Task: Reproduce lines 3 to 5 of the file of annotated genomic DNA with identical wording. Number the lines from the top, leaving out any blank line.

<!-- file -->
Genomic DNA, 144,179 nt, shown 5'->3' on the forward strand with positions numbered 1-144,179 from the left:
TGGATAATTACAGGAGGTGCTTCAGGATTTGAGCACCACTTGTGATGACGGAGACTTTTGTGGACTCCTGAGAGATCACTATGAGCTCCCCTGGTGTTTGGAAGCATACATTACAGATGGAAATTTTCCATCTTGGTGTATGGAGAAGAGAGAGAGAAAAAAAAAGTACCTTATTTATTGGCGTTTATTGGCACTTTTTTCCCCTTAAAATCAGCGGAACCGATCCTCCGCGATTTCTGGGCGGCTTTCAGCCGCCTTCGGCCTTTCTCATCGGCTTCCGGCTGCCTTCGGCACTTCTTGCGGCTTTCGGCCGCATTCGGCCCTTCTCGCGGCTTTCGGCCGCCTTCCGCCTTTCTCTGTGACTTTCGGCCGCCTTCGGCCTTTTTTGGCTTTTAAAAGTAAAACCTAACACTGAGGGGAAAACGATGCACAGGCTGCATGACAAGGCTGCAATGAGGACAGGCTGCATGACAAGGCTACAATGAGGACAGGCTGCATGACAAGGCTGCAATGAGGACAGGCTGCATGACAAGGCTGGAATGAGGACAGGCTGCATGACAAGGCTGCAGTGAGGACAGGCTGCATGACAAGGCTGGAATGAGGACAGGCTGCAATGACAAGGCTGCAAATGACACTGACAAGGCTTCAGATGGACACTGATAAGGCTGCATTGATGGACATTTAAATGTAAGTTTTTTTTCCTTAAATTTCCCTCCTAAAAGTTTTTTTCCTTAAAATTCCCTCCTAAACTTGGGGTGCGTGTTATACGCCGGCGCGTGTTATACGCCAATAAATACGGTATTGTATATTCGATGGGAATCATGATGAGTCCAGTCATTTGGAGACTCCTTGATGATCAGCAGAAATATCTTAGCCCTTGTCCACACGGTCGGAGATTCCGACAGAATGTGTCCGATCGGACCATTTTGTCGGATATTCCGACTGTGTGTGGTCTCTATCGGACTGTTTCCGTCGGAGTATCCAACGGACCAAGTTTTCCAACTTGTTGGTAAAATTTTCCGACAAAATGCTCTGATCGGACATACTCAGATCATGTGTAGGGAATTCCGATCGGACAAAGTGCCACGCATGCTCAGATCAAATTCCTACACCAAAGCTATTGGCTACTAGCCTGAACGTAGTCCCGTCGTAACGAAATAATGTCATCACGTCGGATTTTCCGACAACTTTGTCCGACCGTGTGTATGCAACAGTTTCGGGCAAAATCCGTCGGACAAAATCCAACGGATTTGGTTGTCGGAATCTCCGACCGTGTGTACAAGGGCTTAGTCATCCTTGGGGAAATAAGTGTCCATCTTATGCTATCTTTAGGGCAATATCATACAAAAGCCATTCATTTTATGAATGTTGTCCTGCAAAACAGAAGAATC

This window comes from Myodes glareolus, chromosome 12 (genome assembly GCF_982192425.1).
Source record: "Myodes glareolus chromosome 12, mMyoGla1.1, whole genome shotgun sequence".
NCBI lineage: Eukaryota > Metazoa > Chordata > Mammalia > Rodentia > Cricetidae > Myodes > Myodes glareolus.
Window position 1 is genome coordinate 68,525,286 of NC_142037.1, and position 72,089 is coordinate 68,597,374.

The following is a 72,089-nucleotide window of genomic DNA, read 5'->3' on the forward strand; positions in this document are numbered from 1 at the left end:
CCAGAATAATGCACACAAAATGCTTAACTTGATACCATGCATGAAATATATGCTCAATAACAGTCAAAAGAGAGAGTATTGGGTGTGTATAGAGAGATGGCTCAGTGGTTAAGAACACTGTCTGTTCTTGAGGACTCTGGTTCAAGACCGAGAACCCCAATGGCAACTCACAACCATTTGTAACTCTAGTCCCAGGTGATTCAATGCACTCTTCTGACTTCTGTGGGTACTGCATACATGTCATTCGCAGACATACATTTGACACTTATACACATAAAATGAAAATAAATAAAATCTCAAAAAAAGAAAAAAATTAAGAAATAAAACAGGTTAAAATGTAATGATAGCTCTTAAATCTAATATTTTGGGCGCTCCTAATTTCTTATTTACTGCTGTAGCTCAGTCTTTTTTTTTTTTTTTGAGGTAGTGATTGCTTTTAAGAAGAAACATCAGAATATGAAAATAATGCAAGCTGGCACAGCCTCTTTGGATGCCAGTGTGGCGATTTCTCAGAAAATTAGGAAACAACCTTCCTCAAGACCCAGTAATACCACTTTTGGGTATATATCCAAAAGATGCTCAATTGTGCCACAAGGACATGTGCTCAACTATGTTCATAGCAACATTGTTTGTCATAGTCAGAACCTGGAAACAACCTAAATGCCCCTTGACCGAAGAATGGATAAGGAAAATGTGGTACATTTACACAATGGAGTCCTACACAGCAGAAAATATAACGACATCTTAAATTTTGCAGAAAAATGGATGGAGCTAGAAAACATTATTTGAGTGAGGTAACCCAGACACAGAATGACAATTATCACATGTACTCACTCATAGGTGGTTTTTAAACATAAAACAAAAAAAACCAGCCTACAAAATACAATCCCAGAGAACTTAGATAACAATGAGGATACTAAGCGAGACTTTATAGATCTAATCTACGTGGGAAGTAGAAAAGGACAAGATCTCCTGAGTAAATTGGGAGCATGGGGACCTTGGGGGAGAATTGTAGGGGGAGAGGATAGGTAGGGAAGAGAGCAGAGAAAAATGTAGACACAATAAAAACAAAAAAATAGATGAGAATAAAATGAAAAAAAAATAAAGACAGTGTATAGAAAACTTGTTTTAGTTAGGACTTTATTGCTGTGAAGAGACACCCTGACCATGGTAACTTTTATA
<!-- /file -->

This window comes from Myodes glareolus, chromosome 12 (genome assembly GCF_982192425.1).
Source record: "Myodes glareolus chromosome 12, mMyoGla1.1, whole genome shotgun sequence".
NCBI lineage: Eukaryota > Metazoa > Chordata > Mammalia > Rodentia > Cricetidae > Myodes > Myodes glareolus.